Men, #MeToo and Why I Believe You

Men, #MeToo and Why I Believe You: Author’s Note

This is a living document, and will be updated regularly to reflect new information. Please find immediately below a list of resources for readers who need to navigate sexual assault or harassment, help others through the process of surviving, or simply educate themselves. This is followed by the narrative component of this resource and further readings.

Men, #MeToo and Why I Believe You: Resources

An Open Secret: This is a documentary I watched recently on the advice of filmmaker Jen Soska (say, let’s be clear that I’m referencing known folks in the arts because so many of us feel they are credible, and my hope is even if you find me shaky you’ll take their word for it; as for Soska I’m just one of five thousand Facebook friends she has, so she probably wouldn’t recognize my name…yes, I have to put in disclaimers such as this because people always assume any woman in my online posts is either my wife or sleeping with me). If you want to see how sexual predators operate, especially in workplaces, watch this. It might be tough to sit through. The documentary also captures how this form of violence, especially when experienced repeatedly, changes those it is perpetrated against, giving us signs to watch for.

The Bechdel Test: A simple and well-known test that, when applied to film, clarifies gender inequality in a film’s narrative, how characters are portrayed, etc. Check it out, try it for yourself. Grow accustomed to thinking in these terms. Then you’ll start considering other things in terms of the Bechdel Test, such as when experiencing novels and comics and advertisements and your classes and workplace and family functions. Yeah, those last three take place in the real world. If your life is a story you are the narrator. How do you contribute to arranging/dividing social interactions for people?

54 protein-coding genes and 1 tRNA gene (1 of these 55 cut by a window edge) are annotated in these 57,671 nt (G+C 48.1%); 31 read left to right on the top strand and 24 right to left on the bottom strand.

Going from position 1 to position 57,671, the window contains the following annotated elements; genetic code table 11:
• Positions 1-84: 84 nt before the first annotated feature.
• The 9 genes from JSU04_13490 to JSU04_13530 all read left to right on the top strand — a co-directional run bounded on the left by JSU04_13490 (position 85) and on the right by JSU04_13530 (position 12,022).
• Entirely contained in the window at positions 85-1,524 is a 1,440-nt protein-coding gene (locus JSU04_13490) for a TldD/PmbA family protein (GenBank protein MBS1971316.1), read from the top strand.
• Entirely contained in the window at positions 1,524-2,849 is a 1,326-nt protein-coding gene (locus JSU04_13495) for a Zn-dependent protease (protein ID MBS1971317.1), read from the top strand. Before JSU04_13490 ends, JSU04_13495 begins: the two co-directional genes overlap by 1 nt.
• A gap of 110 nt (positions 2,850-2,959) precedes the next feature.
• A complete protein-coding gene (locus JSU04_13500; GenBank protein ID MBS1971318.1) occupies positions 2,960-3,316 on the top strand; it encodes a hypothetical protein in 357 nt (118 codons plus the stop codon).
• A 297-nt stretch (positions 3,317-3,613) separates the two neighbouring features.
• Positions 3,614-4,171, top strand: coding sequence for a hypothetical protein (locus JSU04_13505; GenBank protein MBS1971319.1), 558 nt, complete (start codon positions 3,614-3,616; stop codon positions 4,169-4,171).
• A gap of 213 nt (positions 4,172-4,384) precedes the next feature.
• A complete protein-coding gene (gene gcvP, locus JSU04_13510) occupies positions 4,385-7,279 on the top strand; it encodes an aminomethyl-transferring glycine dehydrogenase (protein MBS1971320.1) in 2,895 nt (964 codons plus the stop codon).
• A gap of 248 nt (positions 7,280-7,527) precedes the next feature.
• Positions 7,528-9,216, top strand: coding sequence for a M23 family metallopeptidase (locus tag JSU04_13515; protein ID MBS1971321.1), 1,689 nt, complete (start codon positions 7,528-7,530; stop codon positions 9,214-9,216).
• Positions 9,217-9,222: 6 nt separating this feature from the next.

Engaging Bystanders: We will all at some point be witness to a harassment situation, or even attempted violence. How can you ensure the safety of those who have been targeted around you? This guide provides tips for successful intervention strategies.

Help Homeless Women NYC: While 93% of donations to RAINN go directly toward the work they do it can all seem abstract, or maybe you want to know specifically what your money is being spent on. Help Homeless Women NYC assists homeless women in New York City and is operated by Mick Zezima, an author I have with multiple times. This is something he consistently does, garnering news coverage on a regular basis, and if the GoFundMe page is even too vague for you he maintains an Amazon wish list for specific supplies to be distributed among the homeless population.

Increasing empathy: There are many guides and classes regarding how to increase empathy. Free reading can be found at The Art of Empathy and Increasing Empathy. Is this getting too touchy feely yet? Good. If you’re uncomfortable at any one point in all this that’s a good place to start. More topical is this list of things men can do in their daily lives to not just be empathetic, but to act with empathy toward women.

Men Can Stop Rape: I’m lucky enough to know one of the men involved in this organization dedicated to healthy masculinity training. Trying to find a training solution for your students, work team, or just yourself? Look no further than this resource. Their downloadable handouts are especially valuable.

Rape, Abuse, & Incest National Network: You’ve probably heard of RAINN, and while much of their site is devoted to policy and statistics, or how to get involved, this particular page is a list of national resources such as the hotlines for sexual assault, street harassment, domestic violence, and child abuse; sex offender registries; resources specific to disabled, male, and LGBTQ survivors; legal and health resources; and much more.

Recovering From Rape and Sexual Trauma: Useful tips on personal recovery after surviving this form of violence, with international resources listed.

A Shadow Map: The essays and poems contained within this anthology are not only compelling but also harrowing stories of sexual assault. None of these pieces were easy to write–-and were born out of traumatizing and terrible experiences. CCM believes in providing a safe space within the literary community where we can not only talk about painful experiences and issues but also necessary considering the current political climate.

Survivor to Thriver: Here’s one I have personal experience with. Back in 2013 I recommended it to somebody dealing with repercussions of extreme abuse in their past, since I had found it useful myself. They reported back to me later that not only had they taken me up on that recommendation, but the sexual assault survivor group they were part of had adopted it as their manual. Participants experienced improved results afterwards. So, yeah. Worth checking out.

Teen Vogue and Feminist Current both offers guides on how to be better at this aspect of human rights. Their feminist tips don’t overlap too much so give them both a read:


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